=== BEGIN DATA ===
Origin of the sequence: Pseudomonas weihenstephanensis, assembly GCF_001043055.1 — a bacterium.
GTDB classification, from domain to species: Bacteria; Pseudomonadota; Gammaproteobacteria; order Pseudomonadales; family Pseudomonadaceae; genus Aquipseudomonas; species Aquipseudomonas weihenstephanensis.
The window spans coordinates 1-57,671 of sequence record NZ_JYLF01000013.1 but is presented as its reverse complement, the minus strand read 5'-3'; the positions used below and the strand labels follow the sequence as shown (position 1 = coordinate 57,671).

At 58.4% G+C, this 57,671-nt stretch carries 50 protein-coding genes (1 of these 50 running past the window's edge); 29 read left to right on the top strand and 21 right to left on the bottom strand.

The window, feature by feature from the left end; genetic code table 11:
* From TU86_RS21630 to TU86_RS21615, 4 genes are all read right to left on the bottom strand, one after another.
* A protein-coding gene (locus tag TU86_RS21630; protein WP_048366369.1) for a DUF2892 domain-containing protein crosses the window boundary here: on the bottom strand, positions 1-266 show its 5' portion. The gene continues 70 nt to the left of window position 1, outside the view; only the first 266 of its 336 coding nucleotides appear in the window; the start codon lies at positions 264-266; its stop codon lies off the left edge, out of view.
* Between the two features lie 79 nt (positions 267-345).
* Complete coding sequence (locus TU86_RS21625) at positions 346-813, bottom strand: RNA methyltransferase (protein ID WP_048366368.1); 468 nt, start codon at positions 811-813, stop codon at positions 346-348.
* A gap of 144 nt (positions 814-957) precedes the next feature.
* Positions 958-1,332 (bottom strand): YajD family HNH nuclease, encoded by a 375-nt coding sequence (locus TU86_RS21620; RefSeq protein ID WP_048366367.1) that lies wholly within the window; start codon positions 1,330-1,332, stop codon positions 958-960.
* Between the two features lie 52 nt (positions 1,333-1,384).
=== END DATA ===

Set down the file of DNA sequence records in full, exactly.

Origin of the sequence: Pseudomonas weihenstephanensis, assembly GCF_001043055.1 — a bacterium.
GTDB classification, from domain to species: Bacteria; Pseudomonadota; Gammaproteobacteria; order Pseudomonadales; family Pseudomonadaceae; genus Aquipseudomonas; species Aquipseudomonas weihenstephanensis.
The window spans coordinates 1-57,671 of sequence record NZ_JYLF01000013.1 but is presented as its reverse complement, the minus strand read 5'-3'; the positions used below and the strand labels follow the sequence as shown (position 1 = coordinate 57,671).

At 58.4% G+C, this 57,671-nt stretch carries 50 protein-coding genes (1 of these 50 running past the window's edge); 29 read left to right on the top strand and 21 right to left on the bottom strand.

The window, feature by feature from the left end; genetic code table 11:
* From TU86_RS21630 to TU86_RS21615, 4 genes are all read right to left on the bottom strand, one after another.
* A protein-coding gene (locus tag TU86_RS21630; protein WP_048366369.1) for a DUF2892 domain-containing protein crosses the window boundary here: on the bottom strand, positions 1-266 show its 5' portion. The gene continues 70 nt to the left of window position 1, outside the view; only the first 266 of its 336 coding nucleotides appear in the window; the start codon lies at positions 264-266; its stop codon lies off the left edge, out of view.
* Between the two features lie 79 nt (positions 267-345).
* Complete coding sequence (locus TU86_RS21625) at positions 346-813, bottom strand: RNA methyltransferase (protein ID WP_048366368.1); 468 nt, start codon at positions 811-813, stop codon at positions 346-348.
* A gap of 144 nt (positions 814-957) precedes the next feature.
* Positions 958-1,332 (bottom strand): YajD family HNH nuclease, encoded by a 375-nt coding sequence (locus TU86_RS21620; RefSeq protein ID WP_048366367.1) that lies wholly within the window; start codon positions 1,330-1,332, stop codon positions 958-960.
* Between the two features lie 52 nt (positions 1,333-1,384).